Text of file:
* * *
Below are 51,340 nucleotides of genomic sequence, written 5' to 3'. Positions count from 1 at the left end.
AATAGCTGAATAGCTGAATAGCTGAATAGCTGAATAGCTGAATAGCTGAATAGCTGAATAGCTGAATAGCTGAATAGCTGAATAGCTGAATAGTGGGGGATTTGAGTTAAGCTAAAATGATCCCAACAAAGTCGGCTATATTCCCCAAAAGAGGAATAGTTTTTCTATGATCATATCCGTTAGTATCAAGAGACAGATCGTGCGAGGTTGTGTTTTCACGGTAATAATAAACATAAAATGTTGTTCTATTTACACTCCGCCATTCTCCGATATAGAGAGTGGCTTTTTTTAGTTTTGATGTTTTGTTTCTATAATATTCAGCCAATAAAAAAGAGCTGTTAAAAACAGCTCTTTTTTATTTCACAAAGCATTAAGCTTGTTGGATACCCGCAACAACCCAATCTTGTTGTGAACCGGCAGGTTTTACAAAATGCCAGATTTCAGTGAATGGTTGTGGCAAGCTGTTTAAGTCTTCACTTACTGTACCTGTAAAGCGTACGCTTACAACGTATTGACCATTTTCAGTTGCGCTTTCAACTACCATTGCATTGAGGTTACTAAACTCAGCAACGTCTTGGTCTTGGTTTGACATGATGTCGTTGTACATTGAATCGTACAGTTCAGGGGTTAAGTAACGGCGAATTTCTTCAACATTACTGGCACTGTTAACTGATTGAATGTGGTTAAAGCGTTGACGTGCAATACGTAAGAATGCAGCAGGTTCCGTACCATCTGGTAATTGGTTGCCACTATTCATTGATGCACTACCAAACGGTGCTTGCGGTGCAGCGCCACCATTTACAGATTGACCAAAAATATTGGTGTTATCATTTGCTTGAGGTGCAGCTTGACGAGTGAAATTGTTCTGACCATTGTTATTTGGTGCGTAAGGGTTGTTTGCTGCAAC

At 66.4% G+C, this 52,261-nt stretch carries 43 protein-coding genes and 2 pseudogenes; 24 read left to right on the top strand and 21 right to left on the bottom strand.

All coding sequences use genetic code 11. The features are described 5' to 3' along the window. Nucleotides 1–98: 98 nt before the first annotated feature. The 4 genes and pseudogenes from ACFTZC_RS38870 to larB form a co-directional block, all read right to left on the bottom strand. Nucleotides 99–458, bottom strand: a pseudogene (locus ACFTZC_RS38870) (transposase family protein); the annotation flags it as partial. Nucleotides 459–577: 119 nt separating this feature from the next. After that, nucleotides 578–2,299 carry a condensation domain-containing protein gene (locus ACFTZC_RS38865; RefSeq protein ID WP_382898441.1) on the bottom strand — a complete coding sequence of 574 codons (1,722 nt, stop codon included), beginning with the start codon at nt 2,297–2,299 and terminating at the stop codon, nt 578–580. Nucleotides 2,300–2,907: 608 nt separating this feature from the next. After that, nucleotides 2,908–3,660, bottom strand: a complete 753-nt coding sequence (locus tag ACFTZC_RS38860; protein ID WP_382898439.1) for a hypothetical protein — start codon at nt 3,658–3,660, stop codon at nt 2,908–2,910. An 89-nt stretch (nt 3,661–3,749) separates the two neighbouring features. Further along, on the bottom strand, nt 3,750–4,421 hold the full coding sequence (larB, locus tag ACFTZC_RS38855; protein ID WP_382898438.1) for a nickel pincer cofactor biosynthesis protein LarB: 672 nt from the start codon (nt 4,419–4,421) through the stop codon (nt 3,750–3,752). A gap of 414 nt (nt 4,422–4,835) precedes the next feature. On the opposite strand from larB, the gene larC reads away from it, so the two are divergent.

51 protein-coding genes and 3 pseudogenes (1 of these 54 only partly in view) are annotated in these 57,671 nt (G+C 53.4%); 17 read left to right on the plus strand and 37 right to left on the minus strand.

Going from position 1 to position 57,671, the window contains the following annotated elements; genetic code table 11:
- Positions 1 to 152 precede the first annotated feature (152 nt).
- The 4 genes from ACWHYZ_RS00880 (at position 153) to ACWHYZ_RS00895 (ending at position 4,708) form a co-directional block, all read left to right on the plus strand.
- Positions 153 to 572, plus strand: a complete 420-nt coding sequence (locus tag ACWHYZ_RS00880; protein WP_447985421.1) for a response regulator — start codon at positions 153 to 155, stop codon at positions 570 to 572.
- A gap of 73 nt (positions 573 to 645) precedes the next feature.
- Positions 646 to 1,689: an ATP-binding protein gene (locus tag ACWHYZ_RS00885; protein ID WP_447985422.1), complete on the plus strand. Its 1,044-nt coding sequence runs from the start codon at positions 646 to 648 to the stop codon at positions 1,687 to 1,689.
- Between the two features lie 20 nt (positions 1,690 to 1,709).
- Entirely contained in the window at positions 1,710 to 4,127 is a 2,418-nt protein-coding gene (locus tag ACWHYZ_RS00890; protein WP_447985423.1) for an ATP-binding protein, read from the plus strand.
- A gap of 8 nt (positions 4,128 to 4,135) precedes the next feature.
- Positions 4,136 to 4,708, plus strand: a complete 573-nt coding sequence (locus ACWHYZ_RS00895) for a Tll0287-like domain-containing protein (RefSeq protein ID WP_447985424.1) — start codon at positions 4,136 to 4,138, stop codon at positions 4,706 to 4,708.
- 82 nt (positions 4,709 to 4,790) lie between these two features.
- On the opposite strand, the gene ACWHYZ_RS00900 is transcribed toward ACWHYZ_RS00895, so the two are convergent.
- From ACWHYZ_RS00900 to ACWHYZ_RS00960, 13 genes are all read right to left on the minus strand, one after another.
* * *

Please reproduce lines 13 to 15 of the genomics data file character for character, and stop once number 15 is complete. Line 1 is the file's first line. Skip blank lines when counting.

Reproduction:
- Entirely contained in the window at positions 1,710 to 4,127 is a 2,418-nt protein-coding gene (locus tag ACWHYZ_RS00890; protein WP_447985423.1) for an ATP-binding protein, read from the plus strand.
- A gap of 8 nt (positions 4,128 to 4,135) precedes the next feature.
- Positions 4,136 to 4,708, plus strand: a complete 573-nt coding sequence (locus ACWHYZ_RS00895) for a Tll0287-like domain-containing protein (RefSeq protein ID WP_447985424.1) — start codon at positions 4,136 to 4,138, stop codon at positions 4,706 to 4,708.